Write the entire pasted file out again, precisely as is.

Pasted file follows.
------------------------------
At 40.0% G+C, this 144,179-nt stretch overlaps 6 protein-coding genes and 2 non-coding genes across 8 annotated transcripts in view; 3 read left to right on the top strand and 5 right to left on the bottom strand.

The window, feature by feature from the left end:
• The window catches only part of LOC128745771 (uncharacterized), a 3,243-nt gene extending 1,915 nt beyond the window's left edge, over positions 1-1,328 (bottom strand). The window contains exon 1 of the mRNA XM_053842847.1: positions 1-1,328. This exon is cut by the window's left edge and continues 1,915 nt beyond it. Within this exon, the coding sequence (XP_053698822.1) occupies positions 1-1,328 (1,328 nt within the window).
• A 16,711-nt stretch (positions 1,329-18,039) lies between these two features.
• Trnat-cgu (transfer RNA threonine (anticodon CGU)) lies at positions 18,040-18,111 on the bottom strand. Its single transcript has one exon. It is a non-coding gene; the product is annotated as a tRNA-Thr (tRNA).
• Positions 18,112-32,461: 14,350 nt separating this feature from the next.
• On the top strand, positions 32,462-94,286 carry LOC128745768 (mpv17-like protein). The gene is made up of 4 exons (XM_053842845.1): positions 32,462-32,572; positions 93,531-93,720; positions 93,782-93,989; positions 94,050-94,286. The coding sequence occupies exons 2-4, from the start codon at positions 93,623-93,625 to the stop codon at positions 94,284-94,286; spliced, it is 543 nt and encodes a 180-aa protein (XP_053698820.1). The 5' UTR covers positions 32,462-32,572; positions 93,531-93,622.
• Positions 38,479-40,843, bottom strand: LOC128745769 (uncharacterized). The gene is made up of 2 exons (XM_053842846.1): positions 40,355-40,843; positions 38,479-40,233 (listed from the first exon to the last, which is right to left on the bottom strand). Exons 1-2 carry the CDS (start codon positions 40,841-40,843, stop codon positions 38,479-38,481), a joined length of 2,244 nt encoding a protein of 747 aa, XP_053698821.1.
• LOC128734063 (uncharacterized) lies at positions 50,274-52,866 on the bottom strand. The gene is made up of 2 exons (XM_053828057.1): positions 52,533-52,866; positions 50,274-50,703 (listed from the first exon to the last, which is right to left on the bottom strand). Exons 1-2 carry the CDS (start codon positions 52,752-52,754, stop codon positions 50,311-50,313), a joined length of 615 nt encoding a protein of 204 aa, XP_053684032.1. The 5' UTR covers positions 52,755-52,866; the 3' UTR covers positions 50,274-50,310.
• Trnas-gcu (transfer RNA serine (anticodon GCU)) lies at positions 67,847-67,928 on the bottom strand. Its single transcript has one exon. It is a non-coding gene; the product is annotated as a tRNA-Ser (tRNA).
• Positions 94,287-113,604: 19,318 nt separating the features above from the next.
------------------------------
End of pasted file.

At 40.0% G+C, this 144,179-nt stretch overlaps 6 protein-coding genes and 2 non-coding genes across 8 annotated transcripts in view; 3 read left to right on the top strand and 5 right to left on the bottom strand.

The window, feature by feature from the left end:
• The window catches only part of LOC128745771 (uncharacterized), a 3,243-nt gene extending 1,915 nt beyond the window's left edge, over positions 1-1,328 (bottom strand). The window contains exon 1 of the mRNA XM_053842847.1: positions 1-1,328. This exon is cut by the window's left edge and continues 1,915 nt beyond it. Within this exon, the coding sequence (XP_053698822.1) occupies positions 1-1,328 (1,328 nt within the window).
• A 16,711-nt stretch (positions 1,329-18,039) lies between these two features.
• Trnat-cgu (transfer RNA threonine (anticodon CGU)) lies at positions 18,040-18,111 on the bottom strand. Its single transcript has one exon. It is a non-coding gene; the product is annotated as a tRNA-Thr (tRNA).
• Positions 18,112-32,461: 14,350 nt separating this feature from the next.
• On the top strand, positions 32,462-94,286 carry LOC128745768 (mpv17-like protein). The gene is made up of 4 exons (XM_053842845.1): positions 32,462-32,572; positions 93,531-93,720; positions 93,782-93,989; positions 94,050-94,286. The coding sequence occupies exons 2-4, from the start codon at positions 93,623-93,625 to the stop codon at positions 94,284-94,286; spliced, it is 543 nt and encodes a 180-aa protein (XP_053698820.1). The 5' UTR covers positions 32,462-32,572; positions 93,531-93,622.
• Positions 38,479-40,843, bottom strand: LOC128745769 (uncharacterized). The gene is made up of 2 exons (XM_053842846.1): positions 40,355-40,843; positions 38,479-40,233 (listed from the first exon to the last, which is right to left on the bottom strand). Exons 1-2 carry the CDS (start codon positions 40,841-40,843, stop codon positions 38,479-38,481), a joined length of 2,244 nt encoding a protein of 747 aa, XP_053698821.1.
• LOC128734063 (uncharacterized) lies at positions 50,274-52,866 on the bottom strand. The gene is made up of 2 exons (XM_053828057.1): positions 52,533-52,866; positions 50,274-50,703 (listed from the first exon to the last, which is right to left on the bottom strand). Exons 1-2 carry the CDS (start codon positions 52,752-52,754, stop codon positions 50,311-50,313), a joined length of 615 nt encoding a protein of 204 aa, XP_053684032.1. The 5' UTR covers positions 52,755-52,866; the 3' UTR covers positions 50,274-50,310.
• Trnas-gcu (transfer RNA serine (anticodon GCU)) lies at positions 67,847-67,928 on the bottom strand. Its single transcript has one exon. It is a non-coding gene; the product is annotated as a tRNA-Ser (tRNA).
• Positions 94,287-113,604: 19,318 nt separating the features above from the next.